Een open brief van de Zweedse auteur Jonas Hassen Khemiri, verschenen in het dagblad Dagens Nyheter, aan minister van Justitie Beatrice Ask, vertaald door Rachel Willson-Broyles voor het tijdschrift Asymptote. De brief van Khemiri werd al snel een van de meest gedeelde teksten in de Zweedse geschiedenis. Lees de brief helemaal, en je zult zien waarom. Behoorlijk heftig. En behoorlijk relevant. Enkele citaten:
I am writing to you with a simple request, Beatrice Ask. I want us to trade our skins and our experiences. Come on. Let’s just do it. […] For twenty-four hours we’ll borrow each other’s bodies. First I’ll be in your body to understand what it’s like to be a woman in the patriarchal world of politics. Then you can borrow my skin to understand that when you go out into the street, down into the subway, into the shopping center, and see the policeman standing there, with the Law on his side, with the right to approach you and ask you to prove your innocence, it brings back memories.
Being twelve and going into Mega Skivakademien to listen to CDs, and every time we go there the security guards circle like sharks, they talk into walkie-talkies, they follow us at a distance of only a few meters. And we try to act normal, we strive to make our body language maximally noncriminal. Walk normally, Beatrice. Breathe as usual. Walk up to that shelf of CDs and reach for that Tupac album in a way that indicates you are not planning to steal it.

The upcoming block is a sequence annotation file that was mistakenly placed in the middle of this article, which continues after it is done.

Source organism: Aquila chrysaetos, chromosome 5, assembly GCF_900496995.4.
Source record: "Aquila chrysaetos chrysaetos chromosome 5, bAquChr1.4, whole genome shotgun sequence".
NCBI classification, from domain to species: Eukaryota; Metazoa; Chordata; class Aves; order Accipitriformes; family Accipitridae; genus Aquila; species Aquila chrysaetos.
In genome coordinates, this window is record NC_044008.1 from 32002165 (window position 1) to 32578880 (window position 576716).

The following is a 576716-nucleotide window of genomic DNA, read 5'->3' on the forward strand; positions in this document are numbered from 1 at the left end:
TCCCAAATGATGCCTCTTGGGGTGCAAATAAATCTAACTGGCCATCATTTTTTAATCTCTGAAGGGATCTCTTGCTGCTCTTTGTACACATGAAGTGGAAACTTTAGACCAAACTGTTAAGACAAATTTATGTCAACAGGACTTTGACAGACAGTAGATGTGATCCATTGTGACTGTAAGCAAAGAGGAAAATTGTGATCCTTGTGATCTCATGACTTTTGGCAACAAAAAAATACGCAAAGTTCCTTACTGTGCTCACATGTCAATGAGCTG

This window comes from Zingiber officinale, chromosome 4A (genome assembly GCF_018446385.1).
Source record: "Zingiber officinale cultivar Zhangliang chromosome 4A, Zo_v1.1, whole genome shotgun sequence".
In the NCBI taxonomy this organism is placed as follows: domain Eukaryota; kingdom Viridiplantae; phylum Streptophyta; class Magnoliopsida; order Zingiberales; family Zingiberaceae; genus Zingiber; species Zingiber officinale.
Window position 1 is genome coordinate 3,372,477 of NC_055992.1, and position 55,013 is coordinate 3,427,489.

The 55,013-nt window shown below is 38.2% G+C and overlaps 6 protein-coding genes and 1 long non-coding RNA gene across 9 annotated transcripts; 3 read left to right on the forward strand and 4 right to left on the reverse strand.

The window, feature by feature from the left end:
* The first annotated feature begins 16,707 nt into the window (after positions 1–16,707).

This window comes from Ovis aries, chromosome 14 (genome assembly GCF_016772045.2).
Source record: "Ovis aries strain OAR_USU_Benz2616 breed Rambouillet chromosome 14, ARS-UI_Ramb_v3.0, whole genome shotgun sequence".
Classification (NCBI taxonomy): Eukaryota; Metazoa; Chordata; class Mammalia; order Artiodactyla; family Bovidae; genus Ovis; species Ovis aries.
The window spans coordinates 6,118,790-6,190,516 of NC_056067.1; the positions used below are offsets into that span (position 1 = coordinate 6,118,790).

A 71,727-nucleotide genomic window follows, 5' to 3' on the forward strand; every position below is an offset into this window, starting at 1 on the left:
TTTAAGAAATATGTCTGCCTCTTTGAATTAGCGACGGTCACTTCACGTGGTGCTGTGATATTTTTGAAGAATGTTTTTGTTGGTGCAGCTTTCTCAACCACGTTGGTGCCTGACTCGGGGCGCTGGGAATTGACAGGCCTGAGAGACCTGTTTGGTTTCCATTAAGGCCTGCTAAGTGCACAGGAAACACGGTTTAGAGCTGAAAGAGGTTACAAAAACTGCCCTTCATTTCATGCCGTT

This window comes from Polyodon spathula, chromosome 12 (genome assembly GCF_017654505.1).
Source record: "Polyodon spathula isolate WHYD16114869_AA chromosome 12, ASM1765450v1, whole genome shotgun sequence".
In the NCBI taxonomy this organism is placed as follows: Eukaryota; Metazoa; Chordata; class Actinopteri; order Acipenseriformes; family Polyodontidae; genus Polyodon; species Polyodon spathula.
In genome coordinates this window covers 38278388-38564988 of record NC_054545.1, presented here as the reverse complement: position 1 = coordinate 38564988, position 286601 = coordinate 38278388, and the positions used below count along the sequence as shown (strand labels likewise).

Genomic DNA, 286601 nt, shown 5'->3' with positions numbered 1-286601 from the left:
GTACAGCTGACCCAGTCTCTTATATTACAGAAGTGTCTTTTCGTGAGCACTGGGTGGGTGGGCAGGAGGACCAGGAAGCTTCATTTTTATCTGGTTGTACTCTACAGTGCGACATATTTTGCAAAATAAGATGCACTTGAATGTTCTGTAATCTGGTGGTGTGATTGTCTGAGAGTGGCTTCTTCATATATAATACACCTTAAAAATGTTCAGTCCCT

We sat in the police van for twenty minutes. Alone. But not really alone. Because a hundred people were walking by. And they looked in at us with a look that whispered, “There. One more. Yet another one who is acting in complete accordance with our prejudices.”
And I wish you had been with me in the police van, Beatrice Ask. But you weren’t. I sat there alone. And I met all the eyes walking by and tried to show them that I wasn’t guilty, that I had just been standing in a place and looking a particular way. But it’s hard to argue your innocence in the back seat of a police van.
A certain Minister of Justice explained that this had nothing to do with racial profiling but rather “personal experiences.” The routines of power. The practices of violence. Everyone was just doing their job. The security guards, the police, the customs officials, the politicians, the people.
And tonight in a bar line near you, non-white people systematically spread themselves out so as not to be stopped by the bouncer, and tomorrow in your housing queue those with foreign names are using their partners’ last names so as not to be dropped, and just now, in a job application, a completely average Swede wrote “BORN AND RAISED IN SWEDEN” in capital letters just because she knows what will happen otherwise. Everyone knows what will happen otherwise. But no one does anything.